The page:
Reviewing a Peer’s Optimization

A Code Review Summary for SPO600

For the final project of the Software Portability Course, the class was tasked with reviewing the code of a peer who’d set up a pull request for Chris’ GLIBC repository. For my code review, I decided my good friend John would be a worthy candidate for my review musings, his pull request being found here for those interested in viewing.

There were a few stylistic issues that I brought up, all of which a simple fix would remedy.

The Code

The Stylistic Issues In Question

Throughout the GLIBC, a common coding convention can be found throughout the familiar and obscure files. In such convention, is the inclusion of a space between the function name and arguments. John’s editor perhaps did not detect this, and instead replaced all of his code with the common function sans-space argument arrangement.

As you can see below, the issue is a minor one which is easily overlooked.

Coding Convention Issue #1: Correct

Coding Convention Issue #1: Incorrect

Another convention issue, was the rearranging of declaration syntax for variables and functions. I won’t deny, the GLIBC’s coding style is unfamiliar to someone who’s experience with C derives from few courses, and I did question why that style of C syntax was deemed essential for the time. Perhaps to reduce line length? This idea does make sense on the low-resolution terminals utilized in the days of old, but does look rather odd to the modern programmer.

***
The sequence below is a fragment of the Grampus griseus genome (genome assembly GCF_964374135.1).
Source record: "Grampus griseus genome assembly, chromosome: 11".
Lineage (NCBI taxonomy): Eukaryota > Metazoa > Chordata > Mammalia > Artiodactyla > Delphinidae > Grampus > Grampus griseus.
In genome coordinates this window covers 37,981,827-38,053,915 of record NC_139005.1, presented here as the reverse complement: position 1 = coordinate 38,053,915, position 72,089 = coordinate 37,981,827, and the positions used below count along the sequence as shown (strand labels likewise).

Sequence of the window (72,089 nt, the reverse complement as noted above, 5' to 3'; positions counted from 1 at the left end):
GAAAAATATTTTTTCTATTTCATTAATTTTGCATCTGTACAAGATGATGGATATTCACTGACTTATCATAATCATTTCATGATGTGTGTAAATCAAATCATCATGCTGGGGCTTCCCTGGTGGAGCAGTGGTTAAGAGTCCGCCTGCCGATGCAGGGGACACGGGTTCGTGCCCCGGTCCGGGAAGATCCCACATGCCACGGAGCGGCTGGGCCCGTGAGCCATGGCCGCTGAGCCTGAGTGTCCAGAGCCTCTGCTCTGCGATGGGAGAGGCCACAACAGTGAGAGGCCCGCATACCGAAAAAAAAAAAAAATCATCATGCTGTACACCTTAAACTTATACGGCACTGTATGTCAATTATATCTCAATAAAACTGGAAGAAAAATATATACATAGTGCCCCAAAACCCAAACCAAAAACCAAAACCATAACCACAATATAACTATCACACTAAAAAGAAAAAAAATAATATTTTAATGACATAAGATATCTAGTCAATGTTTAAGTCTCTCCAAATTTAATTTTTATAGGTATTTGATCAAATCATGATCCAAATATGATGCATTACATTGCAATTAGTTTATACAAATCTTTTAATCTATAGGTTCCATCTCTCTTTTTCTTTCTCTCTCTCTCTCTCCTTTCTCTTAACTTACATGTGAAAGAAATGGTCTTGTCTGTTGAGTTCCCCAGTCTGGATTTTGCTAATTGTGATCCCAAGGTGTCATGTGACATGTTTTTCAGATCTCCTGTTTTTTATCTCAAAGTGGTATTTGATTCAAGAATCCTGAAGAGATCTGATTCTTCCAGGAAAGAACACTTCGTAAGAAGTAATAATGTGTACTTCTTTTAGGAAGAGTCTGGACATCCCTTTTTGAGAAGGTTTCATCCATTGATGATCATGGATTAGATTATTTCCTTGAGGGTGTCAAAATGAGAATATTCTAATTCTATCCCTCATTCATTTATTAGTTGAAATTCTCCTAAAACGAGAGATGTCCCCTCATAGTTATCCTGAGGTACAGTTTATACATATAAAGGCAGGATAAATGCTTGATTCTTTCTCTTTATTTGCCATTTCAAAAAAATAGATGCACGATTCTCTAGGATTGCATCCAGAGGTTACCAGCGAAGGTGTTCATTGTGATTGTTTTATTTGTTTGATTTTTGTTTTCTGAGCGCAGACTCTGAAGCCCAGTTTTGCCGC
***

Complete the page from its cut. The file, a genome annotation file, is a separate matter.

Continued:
Coding Convention Issue #2: Correct

Coding Convention Issue #2: Incorrect

Conclusion

John’s optimizations enable support for 64-bit processing, which is a big improvement to modern servers & programs alike. Having gone through his code modifications for the review, I did not see any issues regarding logic or operations, which in the end will always be the make-it / break-it factor. He did damn good work with the optimization, and with the stylistic change I’ve mentioned above, I think the upstream developers will accept his code contribution without hesitation.

 

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